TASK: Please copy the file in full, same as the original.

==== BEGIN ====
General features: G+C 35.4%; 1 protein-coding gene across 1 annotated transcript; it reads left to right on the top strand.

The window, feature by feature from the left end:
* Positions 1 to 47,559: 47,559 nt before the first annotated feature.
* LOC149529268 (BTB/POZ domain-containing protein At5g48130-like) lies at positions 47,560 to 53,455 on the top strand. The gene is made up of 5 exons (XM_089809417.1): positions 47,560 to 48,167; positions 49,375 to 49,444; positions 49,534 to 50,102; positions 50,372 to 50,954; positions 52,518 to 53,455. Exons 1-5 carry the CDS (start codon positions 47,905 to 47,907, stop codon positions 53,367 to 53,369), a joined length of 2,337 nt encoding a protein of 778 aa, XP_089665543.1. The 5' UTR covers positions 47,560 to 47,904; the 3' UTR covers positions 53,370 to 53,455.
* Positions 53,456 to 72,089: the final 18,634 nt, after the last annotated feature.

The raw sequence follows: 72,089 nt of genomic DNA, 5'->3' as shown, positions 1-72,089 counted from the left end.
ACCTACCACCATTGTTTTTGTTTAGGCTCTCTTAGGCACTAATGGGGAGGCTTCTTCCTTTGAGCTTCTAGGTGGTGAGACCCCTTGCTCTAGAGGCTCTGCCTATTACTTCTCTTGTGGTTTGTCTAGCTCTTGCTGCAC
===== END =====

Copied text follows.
General features: G+C 35.4%; 1 protein-coding gene across 1 annotated transcript; it reads left to right on the top strand.

The window, feature by feature from the left end:
* Positions 1 to 47,559: 47,559 nt before the first annotated feature.
* LOC149529268 (BTB/POZ domain-containing protein At5g48130-like) lies at positions 47,560 to 53,455 on the top strand. The gene is made up of 5 exons (XM_089809417.1): positions 47,560 to 48,167; positions 49,375 to 49,444; positions 49,534 to 50,102; positions 50,372 to 50,954; positions 52,518 to 53,455. Exons 1-5 carry the CDS (start codon positions 47,905 to 47,907, stop codon positions 53,367 to 53,369), a joined length of 2,337 nt encoding a protein of 778 aa, XP_089665543.1. The 5' UTR covers positions 47,560 to 47,904; the 3' UTR covers positions 53,370 to 53,455.
* Positions 53,456 to 72,089: the final 18,634 nt, after the last annotated feature.

The raw sequence follows: 72,089 nt of genomic DNA, 5'->3' as shown, positions 1-72,089 counted from the left end.
ACCTACCACCATTGTTTTTGTTTAGGCTCTCTTAGGCACTAATGGGGAGGCTTCTTCCTTTGAGCTTCTAGGTGGTGAGACCCCTTGCTCTAGAGGCTCTGCCTATTACTTCTCTTGTGGTTTGTCTAGCTCTTGCTGCAC